Classical music may be effective antidepressant

Posted on: August 3, 2010

On Monday (8/2) at the online magazine MillerMcCune.com, Tom Jacobs writes about a new study led by Sergio Castillo-Perez of the University of Oaxaca in Mexico, which found that “Music offers a simple and elegant way to treat anhedonia, the loss of pleasures in daily activities.” Results were published in the journal The Arts in Psychotherapy. Half of a group of 79 patients “took part in a 30-minute weekly counseling session with a psychologist; the other half listened to a 50-minute program of classical music each day. Their recorded concert featured two baroque works (Bach’s Italian Concerto and a Concerto Grosso by his contemporary, Archangelo Corelli) and Mozart’s Sonata for Two Pianos. Each week, participants reported their levels of depression-related symptoms using a standard scale. ‘We found positive changes at the fourth session in the music therapy group, with the participants showing improvement in their symptoms,’ the researchers report.” The researchers also found that “At the beginning of the study, many of the chosen patients did not show a good disposition to listen to the music. But later on, they not only proved to be interested parties, but also asked for more music of this type.”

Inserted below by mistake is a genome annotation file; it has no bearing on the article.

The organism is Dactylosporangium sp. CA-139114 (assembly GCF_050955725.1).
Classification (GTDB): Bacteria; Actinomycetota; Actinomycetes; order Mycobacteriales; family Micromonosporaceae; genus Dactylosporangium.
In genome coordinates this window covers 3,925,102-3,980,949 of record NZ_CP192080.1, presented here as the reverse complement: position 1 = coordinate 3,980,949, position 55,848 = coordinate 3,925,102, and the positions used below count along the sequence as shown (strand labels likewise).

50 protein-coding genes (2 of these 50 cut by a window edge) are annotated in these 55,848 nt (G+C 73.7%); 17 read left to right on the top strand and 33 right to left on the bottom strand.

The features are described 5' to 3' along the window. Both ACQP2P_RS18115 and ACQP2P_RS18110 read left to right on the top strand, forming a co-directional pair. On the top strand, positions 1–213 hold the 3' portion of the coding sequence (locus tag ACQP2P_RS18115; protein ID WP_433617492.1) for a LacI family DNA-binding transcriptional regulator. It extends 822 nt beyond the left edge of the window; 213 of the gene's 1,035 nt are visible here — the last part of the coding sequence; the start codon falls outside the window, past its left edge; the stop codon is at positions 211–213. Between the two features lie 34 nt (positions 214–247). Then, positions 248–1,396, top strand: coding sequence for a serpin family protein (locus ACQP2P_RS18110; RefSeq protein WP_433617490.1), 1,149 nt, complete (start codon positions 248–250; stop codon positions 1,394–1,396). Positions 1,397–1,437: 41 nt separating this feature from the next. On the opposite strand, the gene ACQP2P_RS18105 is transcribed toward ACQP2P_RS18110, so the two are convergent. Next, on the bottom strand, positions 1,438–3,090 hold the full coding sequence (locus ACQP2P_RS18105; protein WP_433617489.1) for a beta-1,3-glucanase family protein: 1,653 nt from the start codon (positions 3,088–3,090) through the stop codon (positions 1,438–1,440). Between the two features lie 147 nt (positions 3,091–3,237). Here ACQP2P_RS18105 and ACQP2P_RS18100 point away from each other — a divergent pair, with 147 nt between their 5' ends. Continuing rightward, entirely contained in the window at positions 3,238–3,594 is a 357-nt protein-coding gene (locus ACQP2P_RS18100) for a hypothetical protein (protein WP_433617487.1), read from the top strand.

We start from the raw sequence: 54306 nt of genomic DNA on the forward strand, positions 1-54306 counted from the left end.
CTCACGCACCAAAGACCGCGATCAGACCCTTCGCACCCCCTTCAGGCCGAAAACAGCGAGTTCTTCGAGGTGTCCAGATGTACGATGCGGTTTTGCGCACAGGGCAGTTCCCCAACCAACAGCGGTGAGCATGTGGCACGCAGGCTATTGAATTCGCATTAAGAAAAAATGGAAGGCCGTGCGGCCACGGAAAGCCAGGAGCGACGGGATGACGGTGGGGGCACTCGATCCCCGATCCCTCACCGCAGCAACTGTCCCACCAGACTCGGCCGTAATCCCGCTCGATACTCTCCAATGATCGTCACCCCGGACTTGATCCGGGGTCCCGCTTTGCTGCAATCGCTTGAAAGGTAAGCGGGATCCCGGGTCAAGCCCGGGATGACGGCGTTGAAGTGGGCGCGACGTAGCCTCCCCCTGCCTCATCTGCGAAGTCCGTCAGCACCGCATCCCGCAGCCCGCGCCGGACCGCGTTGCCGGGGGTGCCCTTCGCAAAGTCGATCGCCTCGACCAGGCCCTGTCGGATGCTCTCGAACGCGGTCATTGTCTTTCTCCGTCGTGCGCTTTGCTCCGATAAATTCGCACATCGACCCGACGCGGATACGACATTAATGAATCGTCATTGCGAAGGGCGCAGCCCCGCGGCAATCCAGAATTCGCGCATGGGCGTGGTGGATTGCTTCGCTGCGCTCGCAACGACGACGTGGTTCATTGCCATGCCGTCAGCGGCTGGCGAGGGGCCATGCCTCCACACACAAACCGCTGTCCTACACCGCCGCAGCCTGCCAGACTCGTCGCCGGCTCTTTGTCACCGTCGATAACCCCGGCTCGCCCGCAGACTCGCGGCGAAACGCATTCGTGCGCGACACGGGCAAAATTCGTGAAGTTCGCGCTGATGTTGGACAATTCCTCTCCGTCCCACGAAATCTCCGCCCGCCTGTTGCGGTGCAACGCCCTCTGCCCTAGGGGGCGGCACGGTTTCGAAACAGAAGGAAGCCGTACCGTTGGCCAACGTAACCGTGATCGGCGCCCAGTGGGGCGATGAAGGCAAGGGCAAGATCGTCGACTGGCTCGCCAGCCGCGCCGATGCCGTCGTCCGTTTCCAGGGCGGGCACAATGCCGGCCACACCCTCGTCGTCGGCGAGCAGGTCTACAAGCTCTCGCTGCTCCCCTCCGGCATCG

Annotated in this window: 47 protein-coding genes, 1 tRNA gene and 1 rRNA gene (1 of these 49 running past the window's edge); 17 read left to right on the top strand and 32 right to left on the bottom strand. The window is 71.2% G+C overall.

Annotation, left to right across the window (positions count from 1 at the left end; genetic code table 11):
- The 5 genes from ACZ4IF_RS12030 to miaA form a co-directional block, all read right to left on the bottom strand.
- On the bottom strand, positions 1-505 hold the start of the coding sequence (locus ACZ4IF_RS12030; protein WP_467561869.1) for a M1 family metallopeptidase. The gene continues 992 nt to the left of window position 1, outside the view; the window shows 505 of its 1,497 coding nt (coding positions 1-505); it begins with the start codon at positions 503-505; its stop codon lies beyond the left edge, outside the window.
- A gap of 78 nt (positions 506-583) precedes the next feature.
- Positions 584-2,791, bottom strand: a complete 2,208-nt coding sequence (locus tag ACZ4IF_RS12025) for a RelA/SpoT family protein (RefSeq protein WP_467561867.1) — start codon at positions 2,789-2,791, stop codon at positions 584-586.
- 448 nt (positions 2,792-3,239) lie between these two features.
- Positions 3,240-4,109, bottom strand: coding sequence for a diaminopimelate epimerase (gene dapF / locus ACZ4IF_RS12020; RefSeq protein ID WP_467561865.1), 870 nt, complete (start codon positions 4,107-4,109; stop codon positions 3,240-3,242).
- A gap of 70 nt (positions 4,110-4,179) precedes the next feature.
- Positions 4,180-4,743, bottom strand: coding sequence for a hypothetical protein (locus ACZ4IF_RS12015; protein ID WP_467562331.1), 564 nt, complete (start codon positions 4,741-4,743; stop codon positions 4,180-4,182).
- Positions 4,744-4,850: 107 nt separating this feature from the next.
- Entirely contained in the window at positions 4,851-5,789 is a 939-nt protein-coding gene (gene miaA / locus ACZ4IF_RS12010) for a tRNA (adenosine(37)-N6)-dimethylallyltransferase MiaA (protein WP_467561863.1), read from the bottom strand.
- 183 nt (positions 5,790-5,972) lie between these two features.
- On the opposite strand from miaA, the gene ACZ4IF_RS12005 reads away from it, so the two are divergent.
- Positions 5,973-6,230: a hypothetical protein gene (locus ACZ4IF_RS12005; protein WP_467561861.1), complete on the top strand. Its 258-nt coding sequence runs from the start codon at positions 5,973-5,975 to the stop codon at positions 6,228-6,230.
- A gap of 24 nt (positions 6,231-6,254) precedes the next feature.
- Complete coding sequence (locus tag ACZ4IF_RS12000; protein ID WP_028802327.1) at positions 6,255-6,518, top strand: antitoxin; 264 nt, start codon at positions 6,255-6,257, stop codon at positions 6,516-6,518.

Posted August 3, 2010